Pirrong on Speculation

15 July 2008 at 9:32 am 1 comment

| Peter Klein |

Following up Dick’s post on speculation, Craig Pirrong had a nice piece in Friday’s WSJ providng more details on oil markets. Notes Craig:

The unprecedented run-up in oil prices is painful for consumers around the world. But the focus on speculation is misguided, and represents a convenient distraction from an understanding of the real, underlying causes of high oil prices — most notably continuing demand growth in the face of stagnant production, supply disruptions and the weakening dollar.

More restrictions and regulations of energy markets, in the vain belief that such actions will bring price relief, are counterproductive. They will make the energy markets less efficient, rather than more so.

The pointer is from Mike Giberson, who provides more information and links to Craig’s (brilliantly named) blog, Streetwise Professor. Craig testified Friday on oil-market speculation before the US House Agriculture Committee; you can read his remarks here. And for a classic paen to speculation more generally, see Victor Niederhoffer’s classic “The Speculator as Hero.”

Note to graduate students: If you haven’t read Craig’s classic papers on bulk shipping, introducing the concept of “temporal specificity,” your education is incomplete. Check ’em out:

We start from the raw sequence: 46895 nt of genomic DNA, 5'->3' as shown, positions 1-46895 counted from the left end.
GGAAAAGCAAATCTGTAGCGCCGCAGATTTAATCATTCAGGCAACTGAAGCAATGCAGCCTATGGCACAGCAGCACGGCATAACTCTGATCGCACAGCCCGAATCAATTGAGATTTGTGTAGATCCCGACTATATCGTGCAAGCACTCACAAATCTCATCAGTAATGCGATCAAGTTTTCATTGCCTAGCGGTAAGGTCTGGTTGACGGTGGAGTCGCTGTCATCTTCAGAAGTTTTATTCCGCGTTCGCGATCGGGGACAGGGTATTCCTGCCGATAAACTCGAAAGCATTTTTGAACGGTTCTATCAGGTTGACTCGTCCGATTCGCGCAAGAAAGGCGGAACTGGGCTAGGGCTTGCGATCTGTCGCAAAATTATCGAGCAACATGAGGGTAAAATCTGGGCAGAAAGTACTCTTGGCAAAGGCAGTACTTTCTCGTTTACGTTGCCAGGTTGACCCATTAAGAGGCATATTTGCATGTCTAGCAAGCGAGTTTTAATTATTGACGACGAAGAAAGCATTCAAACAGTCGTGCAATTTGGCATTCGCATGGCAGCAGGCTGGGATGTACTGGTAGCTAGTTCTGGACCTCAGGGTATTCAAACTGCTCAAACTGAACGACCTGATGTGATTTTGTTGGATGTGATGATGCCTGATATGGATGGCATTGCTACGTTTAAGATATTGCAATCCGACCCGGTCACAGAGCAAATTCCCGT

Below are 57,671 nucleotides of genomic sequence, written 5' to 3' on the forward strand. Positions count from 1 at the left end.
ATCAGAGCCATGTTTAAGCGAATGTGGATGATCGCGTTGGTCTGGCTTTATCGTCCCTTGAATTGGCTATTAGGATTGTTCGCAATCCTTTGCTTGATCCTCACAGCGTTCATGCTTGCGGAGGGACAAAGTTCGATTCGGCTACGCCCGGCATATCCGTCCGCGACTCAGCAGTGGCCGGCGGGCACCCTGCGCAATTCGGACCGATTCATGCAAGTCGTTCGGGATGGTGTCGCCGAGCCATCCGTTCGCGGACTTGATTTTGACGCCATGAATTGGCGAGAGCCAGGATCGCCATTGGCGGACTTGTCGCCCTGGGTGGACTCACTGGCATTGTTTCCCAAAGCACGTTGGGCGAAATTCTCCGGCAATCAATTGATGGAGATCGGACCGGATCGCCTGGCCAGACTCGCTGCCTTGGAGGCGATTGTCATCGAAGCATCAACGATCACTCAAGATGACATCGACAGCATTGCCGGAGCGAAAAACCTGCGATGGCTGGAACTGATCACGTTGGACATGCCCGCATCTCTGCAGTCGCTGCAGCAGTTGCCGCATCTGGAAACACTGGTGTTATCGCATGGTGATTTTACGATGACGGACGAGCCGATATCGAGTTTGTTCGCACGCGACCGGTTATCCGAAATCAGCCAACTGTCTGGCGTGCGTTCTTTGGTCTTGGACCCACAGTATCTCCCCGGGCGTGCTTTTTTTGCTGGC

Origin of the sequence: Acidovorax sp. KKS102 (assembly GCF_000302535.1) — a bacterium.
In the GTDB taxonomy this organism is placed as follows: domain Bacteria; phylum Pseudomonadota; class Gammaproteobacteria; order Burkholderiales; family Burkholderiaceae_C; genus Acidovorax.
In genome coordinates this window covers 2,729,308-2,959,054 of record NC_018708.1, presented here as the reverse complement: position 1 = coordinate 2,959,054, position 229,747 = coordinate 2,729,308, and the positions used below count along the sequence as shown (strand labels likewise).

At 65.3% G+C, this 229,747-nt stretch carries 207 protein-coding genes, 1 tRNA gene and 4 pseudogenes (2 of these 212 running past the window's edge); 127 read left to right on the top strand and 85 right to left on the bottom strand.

Pirrong, Stephen C. 1992. “An Application of Core Theory to the Study of Ocean Shipping Markets.” Journal of Law and Economics 35: 89–131.

Pirrong, Stephen C. 1993. “Contracting Practices in Bulk Shipping Markets: A Transactions Cost Explanation.” Journal of Law and Economics 36: 937–76.

Entry filed under: - Klein -, Institutions, New Institutional Economics, Strategic Management, Theory of the Firm.

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1 Comment Add your own

  • 1. Craig Pirrong  |  17 July 2008 at 6:12 pm


    Thanks for the links and the props–you are too kind. Re temporal specificities, Masten, Meehan, and Snyder introduced the term in 1991. I did expand on the concept in the 93 JLE paper, and showed how such specificities could create coordination problems unless markets were sufficiently “thick,” and that long term contracts or integration could economize on transactions costs in thin markets.

    Thanks again, and keep up the good work on the blog.

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